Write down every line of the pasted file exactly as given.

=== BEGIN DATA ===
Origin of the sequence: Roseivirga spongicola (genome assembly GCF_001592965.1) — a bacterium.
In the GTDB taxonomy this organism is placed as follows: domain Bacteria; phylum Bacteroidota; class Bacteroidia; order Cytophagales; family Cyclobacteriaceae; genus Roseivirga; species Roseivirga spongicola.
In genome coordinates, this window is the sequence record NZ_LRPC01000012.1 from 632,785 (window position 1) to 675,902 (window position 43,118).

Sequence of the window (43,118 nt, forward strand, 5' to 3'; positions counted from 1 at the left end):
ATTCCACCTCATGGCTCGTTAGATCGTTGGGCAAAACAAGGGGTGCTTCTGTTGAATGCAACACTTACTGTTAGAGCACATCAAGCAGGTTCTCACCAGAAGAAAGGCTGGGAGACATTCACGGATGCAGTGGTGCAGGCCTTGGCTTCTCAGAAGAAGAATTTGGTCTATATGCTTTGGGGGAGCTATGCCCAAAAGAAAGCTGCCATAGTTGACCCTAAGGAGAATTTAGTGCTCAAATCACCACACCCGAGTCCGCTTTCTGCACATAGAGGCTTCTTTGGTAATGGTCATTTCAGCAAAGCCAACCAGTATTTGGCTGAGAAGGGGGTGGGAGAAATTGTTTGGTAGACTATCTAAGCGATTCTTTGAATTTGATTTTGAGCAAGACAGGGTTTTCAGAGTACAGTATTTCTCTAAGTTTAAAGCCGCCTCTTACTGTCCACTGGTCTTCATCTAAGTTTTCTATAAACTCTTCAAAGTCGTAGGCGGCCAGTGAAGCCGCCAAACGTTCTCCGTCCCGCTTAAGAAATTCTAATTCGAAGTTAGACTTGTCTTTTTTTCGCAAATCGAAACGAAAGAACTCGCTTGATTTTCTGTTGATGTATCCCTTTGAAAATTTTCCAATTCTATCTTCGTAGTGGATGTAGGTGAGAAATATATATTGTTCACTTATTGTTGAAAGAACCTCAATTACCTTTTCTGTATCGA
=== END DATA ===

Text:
Origin of the sequence: Roseivirga spongicola (genome assembly GCF_001592965.1) — a bacterium.
In the GTDB taxonomy this organism is placed as follows: domain Bacteria; phylum Bacteroidota; class Bacteroidia; order Cytophagales; family Cyclobacteriaceae; genus Roseivirga; species Roseivirga spongicola.
In genome coordinates, this window is the sequence record NZ_LRPC01000012.1 from 632,785 (window position 1) to 675,902 (window position 43,118).

Sequence of the window (43,118 nt, forward strand, 5' to 3'; positions counted from 1 at the left end):
ATTCCACCTCATGGCTCGTTAGATCGTTGGGCAAAACAAGGGGTGCTTCTGTTGAATGCAACACTTACTGTTAGAGCACATCAAGCAGGTTCTCACCAGAAGAAAGGCTGGGAGACATTCACGGATGCAGTGGTGCAGGCCTTGGCTTCTCAGAAGAAGAATTTGGTCTATATGCTTTGGGGGAGCTATGCCCAAAAGAAAGCTGCCATAGTTGACCCTAAGGAGAATTTAGTGCTCAAATCACCACACCCGAGTCCGCTTTCTGCACATAGAGGCTTCTTTGGTAATGGTCATTTCAGCAAAGCCAACCAGTATTTGGCTGAGAAGGGGGTGGGAGAAATTGTTTGGTAGACTATCTAAGCGATTCTTTGAATTTGATTTTGAGCAAGACAGGGTTTTCAGAGTACAGTATTTCTCTAAGTTTAAAGCCGCCTCTTACTGTCCACTGGTCTTCATCTAAGTTTTCTATAAACTCTTCAAAGTCGTAGGCGGCCAGTGAAGCCGCCAAACGTTCTCCGTCCCGCTTAAGAAATTCTAATTCGAAGTTAGACTTGTCTTTTTTTCGCAAATCGAAACGAAAGAACTCGCTTGATTTTCTGTTGATGTATCCCTTTGAAAATTTTCCAATTCTATCTTCGTAGTGGATGTAGGTGAGAAATATATATTGTTCACTTATTGTTGAAAGAACCTCAATTACCTTTTCTGTATCGA